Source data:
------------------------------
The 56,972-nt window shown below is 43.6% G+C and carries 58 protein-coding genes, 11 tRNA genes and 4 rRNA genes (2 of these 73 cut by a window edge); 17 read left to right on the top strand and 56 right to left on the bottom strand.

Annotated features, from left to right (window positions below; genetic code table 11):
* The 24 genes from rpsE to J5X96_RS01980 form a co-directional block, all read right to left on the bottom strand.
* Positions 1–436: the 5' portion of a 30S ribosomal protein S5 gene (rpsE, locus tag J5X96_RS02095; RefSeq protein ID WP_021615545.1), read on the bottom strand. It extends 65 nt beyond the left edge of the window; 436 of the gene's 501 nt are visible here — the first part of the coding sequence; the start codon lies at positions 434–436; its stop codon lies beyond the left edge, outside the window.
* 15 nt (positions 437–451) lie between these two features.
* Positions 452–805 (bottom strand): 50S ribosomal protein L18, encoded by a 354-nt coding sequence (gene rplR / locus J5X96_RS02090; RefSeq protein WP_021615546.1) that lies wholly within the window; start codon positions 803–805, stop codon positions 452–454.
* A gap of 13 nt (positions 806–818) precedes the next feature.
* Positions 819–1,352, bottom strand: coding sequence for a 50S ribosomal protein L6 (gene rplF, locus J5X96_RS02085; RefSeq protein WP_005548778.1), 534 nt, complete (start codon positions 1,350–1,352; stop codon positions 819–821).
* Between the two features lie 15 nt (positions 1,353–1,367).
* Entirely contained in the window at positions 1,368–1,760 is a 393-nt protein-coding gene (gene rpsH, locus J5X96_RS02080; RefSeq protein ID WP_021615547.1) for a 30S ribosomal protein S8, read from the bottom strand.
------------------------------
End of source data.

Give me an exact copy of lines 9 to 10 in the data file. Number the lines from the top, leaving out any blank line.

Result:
* Between the two features lie 15 nt (positions 1,353–1,367).
* Entirely contained in the window at positions 1,368–1,760 is a 393-nt protein-coding gene (gene rpsH, locus J5X96_RS02080; RefSeq protein ID WP_021615547.1) for a 30S ribosomal protein S8, read from the bottom strand.